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January 26th, 2009:

Decreased Aortic Elasticity In Children Exposed To Tobacco Smoke

Childhood exposure to tobacco smoke (verified with serum cotinine levels) decreases aortic elastic properties in healthy children…

Title: Decreased aortic elasticity in healthy 11-year-old children exposed to tobacco smoke

Authors: K Kallio, E Jokinen, M Hämäläinen, M Saarinen, et al.

Reference: Pediatrics 2009; 123: e267-273,

Reviewer: Joaquin Barnoya, MD, MPH, ProCor contributing editor, Director, Research and Education, Unidad de Cirugia Cardiovascular de Guatemala, Guatemala

Purpose of study: To assess the association of exposure to tobacco smoke with elastic properties of the aorta and carotid artery in children.

Location of study: Finland

Study design: Healthy young (age 11 years) children were selected from a randomized, prospective, atherosclerosis prevention trial (Special Turuk Coronary Risk Factor Intervention Project for Children [STRIP] trial). Smoking habits of all family members were assessed annually with a questionnaire. Aortic and carotid elasticities were determined by using M-mode ultrasound imaging based on measurements of blood pressure and arterial diameter changes during the cardiac cycle. The aortic stiffness index, Young’s elastic modulus (YEM), and distensibility and the respective studies for the carotid artery were calculated. Exposure to tobacco smoke was measured using serum cotinine and classified as no-exposure (undetectable levels), low exposure (cotinine levels 0.2-1.6 ng/ml), and high exposure (levels >=1.7 ng/ml).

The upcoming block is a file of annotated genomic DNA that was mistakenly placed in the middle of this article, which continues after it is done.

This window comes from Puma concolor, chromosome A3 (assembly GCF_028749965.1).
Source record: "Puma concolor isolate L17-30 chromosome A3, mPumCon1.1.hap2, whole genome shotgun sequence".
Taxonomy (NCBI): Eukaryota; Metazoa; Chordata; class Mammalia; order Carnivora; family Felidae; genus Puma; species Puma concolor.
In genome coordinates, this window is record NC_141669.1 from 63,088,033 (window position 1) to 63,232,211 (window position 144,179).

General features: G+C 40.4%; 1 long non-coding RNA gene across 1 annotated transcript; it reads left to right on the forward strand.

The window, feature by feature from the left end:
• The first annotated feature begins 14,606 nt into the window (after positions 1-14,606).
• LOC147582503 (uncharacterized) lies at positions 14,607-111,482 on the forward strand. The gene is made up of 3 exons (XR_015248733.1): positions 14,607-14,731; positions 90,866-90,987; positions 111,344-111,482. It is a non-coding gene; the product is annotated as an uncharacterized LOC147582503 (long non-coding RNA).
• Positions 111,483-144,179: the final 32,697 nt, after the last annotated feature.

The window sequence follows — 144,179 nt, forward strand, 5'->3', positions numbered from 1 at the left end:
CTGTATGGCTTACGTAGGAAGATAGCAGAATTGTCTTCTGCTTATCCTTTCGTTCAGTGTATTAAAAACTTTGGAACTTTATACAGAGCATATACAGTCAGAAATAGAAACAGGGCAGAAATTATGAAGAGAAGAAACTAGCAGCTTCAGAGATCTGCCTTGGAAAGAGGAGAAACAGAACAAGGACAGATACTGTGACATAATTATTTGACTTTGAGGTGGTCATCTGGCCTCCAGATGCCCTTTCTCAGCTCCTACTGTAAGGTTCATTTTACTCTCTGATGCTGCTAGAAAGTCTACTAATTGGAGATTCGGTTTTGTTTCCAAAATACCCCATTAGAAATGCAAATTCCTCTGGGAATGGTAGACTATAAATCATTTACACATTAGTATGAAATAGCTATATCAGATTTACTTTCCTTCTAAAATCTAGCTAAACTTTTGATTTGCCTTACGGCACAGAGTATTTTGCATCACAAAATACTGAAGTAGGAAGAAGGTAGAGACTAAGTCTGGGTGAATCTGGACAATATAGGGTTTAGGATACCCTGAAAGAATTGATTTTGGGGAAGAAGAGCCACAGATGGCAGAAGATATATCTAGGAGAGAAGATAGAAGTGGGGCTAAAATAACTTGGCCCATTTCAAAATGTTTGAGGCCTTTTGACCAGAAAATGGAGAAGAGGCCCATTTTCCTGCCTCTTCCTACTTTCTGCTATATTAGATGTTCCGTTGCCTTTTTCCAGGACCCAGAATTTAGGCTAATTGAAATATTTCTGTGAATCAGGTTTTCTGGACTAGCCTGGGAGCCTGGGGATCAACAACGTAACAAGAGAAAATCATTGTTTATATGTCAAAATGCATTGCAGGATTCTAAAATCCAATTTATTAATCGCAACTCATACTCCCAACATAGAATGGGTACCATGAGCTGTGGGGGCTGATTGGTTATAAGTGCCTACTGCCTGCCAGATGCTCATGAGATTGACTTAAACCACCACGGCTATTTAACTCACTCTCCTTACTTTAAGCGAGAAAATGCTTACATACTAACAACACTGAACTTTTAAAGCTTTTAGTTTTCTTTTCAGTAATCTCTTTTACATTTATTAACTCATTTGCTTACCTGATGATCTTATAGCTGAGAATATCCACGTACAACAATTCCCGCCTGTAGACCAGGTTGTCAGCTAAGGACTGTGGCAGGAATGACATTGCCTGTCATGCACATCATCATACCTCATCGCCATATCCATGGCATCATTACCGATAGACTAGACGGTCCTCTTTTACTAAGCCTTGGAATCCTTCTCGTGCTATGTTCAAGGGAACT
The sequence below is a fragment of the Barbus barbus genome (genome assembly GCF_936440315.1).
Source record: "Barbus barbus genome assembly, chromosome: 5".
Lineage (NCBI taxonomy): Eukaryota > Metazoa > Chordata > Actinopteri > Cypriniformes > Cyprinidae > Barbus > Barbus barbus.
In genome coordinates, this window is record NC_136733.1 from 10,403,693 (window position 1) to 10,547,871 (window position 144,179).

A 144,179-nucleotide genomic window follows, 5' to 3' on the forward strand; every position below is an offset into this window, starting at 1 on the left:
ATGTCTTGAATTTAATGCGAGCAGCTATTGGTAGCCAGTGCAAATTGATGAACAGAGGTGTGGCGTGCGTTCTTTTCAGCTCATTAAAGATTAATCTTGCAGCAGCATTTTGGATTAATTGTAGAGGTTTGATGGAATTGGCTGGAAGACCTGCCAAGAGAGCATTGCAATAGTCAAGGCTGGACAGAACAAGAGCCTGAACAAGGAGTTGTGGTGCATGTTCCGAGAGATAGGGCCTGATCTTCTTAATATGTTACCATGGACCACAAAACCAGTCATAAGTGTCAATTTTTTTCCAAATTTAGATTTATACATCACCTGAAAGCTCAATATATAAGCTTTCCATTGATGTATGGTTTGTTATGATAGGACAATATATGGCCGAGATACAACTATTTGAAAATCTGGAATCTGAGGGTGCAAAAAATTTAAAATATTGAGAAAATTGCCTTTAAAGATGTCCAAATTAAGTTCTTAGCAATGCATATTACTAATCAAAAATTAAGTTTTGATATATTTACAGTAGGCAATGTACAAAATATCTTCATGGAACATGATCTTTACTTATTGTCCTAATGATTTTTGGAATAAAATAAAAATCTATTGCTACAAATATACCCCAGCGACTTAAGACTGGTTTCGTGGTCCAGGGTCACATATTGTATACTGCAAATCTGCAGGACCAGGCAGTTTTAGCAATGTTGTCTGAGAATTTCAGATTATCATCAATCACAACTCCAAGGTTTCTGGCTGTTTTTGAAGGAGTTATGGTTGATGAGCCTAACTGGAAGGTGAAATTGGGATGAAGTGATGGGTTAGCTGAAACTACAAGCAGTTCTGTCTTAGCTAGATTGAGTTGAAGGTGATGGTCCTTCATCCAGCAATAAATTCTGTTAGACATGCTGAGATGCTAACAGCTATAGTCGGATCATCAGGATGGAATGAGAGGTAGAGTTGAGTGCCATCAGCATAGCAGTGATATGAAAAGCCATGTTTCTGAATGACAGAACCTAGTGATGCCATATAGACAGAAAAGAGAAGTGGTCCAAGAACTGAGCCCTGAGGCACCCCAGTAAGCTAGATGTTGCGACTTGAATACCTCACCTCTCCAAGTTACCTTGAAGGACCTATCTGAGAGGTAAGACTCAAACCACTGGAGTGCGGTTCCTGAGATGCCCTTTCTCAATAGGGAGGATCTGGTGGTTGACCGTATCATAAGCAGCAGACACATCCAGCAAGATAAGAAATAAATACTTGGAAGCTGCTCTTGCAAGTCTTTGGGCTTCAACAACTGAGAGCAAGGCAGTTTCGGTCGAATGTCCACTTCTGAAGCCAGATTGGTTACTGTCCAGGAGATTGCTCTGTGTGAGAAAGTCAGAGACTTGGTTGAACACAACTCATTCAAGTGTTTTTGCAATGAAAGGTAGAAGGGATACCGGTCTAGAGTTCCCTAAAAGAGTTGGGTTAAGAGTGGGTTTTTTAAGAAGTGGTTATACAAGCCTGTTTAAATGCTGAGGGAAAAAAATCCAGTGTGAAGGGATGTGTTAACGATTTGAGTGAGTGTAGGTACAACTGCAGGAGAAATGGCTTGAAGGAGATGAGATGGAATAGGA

Results: A total of 386 children were included in the analysis. A significant increase in aortic stiffness index, YEM and aortic disetensibility was observed across the cotinine levels. After adjustment for BMI and systolic blood pressure, cotinine levels remained a significant explanatory variable regarding all aortic elasticity indices. Carotid elasticity indices were not statistically significant across cotinine groups.

Comment: This study adds to the mounting evidence of the cardiovascular effects of secondhand smoke, this time in healthy young children. One of the strengths of this study is that they used three indices to assess the mechanical properties of elastic arteries and all were found to be associated with cotinine levels. The fact that they did not find an effect of tobacco smoke on carotic stiffness might be a result of the aorta being affected before the carotid artery. This biological data on children add to the mounting evidence to fight for smoke-free environments worldwide.